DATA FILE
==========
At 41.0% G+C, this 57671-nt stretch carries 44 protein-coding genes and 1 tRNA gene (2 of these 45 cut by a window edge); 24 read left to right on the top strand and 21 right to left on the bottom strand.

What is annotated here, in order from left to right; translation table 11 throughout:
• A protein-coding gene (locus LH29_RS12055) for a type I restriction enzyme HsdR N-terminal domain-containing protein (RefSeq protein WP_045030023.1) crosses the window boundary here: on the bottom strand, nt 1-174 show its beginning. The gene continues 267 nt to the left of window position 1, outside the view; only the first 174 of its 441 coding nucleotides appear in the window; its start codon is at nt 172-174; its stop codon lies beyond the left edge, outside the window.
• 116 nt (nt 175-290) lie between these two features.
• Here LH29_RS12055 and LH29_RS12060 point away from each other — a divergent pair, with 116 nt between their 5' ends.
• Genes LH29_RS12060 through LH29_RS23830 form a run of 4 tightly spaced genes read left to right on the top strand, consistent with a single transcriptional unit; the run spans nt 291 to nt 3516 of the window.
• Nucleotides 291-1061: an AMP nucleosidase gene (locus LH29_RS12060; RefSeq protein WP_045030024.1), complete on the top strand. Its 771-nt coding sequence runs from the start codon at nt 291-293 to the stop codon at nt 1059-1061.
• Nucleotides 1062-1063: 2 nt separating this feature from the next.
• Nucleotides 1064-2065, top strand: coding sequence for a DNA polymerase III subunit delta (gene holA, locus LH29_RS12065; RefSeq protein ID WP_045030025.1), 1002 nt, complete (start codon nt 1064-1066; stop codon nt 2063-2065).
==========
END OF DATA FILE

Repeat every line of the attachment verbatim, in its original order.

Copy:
At 41.0% G+C, this 57671-nt stretch carries 44 protein-coding genes and 1 tRNA gene (2 of these 45 cut by a window edge); 24 read left to right on the top strand and 21 right to left on the bottom strand.

What is annotated here, in order from left to right; translation table 11 throughout:
• A protein-coding gene (locus LH29_RS12055) for a type I restriction enzyme HsdR N-terminal domain-containing protein (RefSeq protein WP_045030023.1) crosses the window boundary here: on the bottom strand, nt 1-174 show its beginning. The gene continues 267 nt to the left of window position 1, outside the view; only the first 174 of its 441 coding nucleotides appear in the window; its start codon is at nt 172-174; its stop codon lies beyond the left edge, outside the window.
• 116 nt (nt 175-290) lie between these two features.
• Here LH29_RS12055 and LH29_RS12060 point away from each other — a divergent pair, with 116 nt between their 5' ends.
• Genes LH29_RS12060 through LH29_RS23830 form a run of 4 tightly spaced genes read left to right on the top strand, consistent with a single transcriptional unit; the run spans nt 291 to nt 3516 of the window.
• Nucleotides 291-1061: an AMP nucleosidase gene (locus LH29_RS12060; RefSeq protein WP_045030024.1), complete on the top strand. Its 771-nt coding sequence runs from the start codon at nt 291-293 to the stop codon at nt 1059-1061.
• Nucleotides 1062-1063: 2 nt separating this feature from the next.
• Nucleotides 1064-2065, top strand: coding sequence for a DNA polymerase III subunit delta (gene holA, locus LH29_RS12065; RefSeq protein ID WP_045030025.1), 1002 nt, complete (start codon nt 1064-1066; stop codon nt 2063-2065).